Five Questions On: Pensioner bonds


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These are the high-interest government-backed bonds?

They are indeed. They finally went on sale this week to such demand that the website run by National Savings & Investments was unable to cope.

Why was there so much demand?

They're so popular because of the high rates. The one-year bond pays 2.8 per cent while the return on the three-year bond is 4 per cent. That's much better than the nearest competition, paying around 50 per cent more than the average top five one-year fixed rate, and 6o per cent more than the average top five three-year fixed rate.

So where do I sign up?

Whoa there. Only those aged 65 and over are allowed to invest in the bonds. And then the most you'll be allowed to save will be £10,000 in each bond. However, you can put that sum into both of the bonds, meaning that pensioners can stash away £20,000 in the high-paying accounts and couples can put £40,000 in between them.

Is there a limit on how many people can apply?

There's a £10bn limit on the bonds, which means, in effect, that if everyone invested the maximum £20,000, only half a million pensioners would get one. That's why there's been such a rush this week. In fact, when they were launched on Thursday, one pensioner told The Independent that trying to get through on the website was "harder than getting Glasto tickets".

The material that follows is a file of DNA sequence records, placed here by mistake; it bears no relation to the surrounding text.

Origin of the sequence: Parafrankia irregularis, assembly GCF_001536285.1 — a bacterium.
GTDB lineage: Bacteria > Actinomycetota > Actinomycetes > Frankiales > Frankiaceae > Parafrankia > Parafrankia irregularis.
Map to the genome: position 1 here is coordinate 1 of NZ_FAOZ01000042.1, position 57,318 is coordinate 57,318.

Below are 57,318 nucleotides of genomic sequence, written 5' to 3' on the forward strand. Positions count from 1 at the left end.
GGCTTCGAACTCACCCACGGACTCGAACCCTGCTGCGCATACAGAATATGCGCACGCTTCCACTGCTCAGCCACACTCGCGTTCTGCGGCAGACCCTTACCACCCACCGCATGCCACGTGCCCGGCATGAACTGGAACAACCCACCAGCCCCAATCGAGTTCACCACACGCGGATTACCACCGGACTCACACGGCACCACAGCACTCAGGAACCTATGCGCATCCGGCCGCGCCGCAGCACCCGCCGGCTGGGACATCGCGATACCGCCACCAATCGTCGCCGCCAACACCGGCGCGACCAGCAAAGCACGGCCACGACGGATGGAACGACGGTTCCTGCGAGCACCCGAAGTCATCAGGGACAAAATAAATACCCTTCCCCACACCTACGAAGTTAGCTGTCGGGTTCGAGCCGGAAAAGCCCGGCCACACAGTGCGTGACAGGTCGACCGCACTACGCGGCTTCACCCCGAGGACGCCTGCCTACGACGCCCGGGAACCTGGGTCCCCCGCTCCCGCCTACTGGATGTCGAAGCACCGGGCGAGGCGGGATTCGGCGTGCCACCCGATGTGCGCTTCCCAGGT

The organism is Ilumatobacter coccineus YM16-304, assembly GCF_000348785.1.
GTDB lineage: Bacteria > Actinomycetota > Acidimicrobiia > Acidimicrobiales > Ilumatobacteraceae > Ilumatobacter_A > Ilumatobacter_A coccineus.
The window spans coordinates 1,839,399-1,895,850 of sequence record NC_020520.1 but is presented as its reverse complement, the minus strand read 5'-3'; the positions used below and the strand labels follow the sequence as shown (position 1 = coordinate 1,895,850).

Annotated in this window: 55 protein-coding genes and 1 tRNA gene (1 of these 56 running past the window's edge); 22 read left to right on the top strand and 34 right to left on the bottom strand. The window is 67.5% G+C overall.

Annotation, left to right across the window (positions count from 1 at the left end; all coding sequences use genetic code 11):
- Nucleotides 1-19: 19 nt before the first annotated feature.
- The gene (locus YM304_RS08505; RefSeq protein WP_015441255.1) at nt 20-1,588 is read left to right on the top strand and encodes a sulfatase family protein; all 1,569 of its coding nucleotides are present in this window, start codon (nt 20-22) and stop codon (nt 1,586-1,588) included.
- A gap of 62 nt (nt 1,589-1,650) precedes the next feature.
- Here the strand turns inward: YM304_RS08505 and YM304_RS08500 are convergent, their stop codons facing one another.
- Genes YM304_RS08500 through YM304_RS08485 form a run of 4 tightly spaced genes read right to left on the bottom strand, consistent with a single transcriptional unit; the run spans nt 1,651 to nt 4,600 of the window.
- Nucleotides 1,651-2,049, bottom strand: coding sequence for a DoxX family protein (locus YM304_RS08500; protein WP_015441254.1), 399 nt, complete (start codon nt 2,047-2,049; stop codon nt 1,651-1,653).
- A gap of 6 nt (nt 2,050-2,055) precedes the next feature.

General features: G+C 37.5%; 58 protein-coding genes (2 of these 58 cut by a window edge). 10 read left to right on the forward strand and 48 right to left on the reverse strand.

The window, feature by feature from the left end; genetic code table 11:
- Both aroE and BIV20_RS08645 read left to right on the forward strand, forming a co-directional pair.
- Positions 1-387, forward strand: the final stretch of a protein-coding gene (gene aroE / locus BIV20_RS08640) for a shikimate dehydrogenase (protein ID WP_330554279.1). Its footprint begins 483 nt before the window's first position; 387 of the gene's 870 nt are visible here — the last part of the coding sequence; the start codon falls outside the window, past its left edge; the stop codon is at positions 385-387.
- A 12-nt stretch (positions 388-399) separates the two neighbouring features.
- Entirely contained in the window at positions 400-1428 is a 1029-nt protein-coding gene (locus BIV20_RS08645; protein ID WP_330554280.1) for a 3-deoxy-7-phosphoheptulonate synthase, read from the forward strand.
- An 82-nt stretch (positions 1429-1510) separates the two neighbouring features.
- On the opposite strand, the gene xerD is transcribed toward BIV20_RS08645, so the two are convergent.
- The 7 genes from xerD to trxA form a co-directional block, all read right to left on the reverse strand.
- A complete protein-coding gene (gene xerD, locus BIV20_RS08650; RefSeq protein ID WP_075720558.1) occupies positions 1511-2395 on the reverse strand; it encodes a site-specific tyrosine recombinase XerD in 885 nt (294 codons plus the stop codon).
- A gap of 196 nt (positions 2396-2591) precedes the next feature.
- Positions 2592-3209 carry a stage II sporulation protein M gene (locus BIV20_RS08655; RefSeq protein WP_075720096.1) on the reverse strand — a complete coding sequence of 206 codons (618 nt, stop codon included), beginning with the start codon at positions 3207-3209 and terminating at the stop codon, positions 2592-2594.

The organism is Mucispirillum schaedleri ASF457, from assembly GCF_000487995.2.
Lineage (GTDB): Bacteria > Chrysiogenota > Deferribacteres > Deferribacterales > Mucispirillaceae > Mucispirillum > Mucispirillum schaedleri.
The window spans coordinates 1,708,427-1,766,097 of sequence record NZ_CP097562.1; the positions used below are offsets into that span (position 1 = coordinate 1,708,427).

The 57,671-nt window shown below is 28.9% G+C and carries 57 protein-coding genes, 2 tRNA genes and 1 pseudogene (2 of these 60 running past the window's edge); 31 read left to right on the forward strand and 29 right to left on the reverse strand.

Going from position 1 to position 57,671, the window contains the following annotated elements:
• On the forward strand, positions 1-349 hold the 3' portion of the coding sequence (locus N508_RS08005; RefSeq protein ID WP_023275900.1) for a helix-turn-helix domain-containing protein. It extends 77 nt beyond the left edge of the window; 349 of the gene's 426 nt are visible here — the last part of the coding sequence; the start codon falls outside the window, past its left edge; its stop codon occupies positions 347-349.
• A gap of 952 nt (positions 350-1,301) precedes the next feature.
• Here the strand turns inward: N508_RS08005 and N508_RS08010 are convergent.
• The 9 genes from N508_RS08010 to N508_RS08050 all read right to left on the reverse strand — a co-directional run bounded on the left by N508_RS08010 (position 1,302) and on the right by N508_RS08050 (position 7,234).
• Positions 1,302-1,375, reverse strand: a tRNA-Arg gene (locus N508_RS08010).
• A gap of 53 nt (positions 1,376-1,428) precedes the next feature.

So I should move fast?

If the issue is oversubscribed then the bonds could be handed out on a first-come, first-served basis. If that happens, if you delay, you could miss out. In theory, going online to is likely to be the quickest way to apply to ensure you don't miss out. But with pensioners being unable to apply online this week because of high demand, trying a postal application instead may actually be a good idea.

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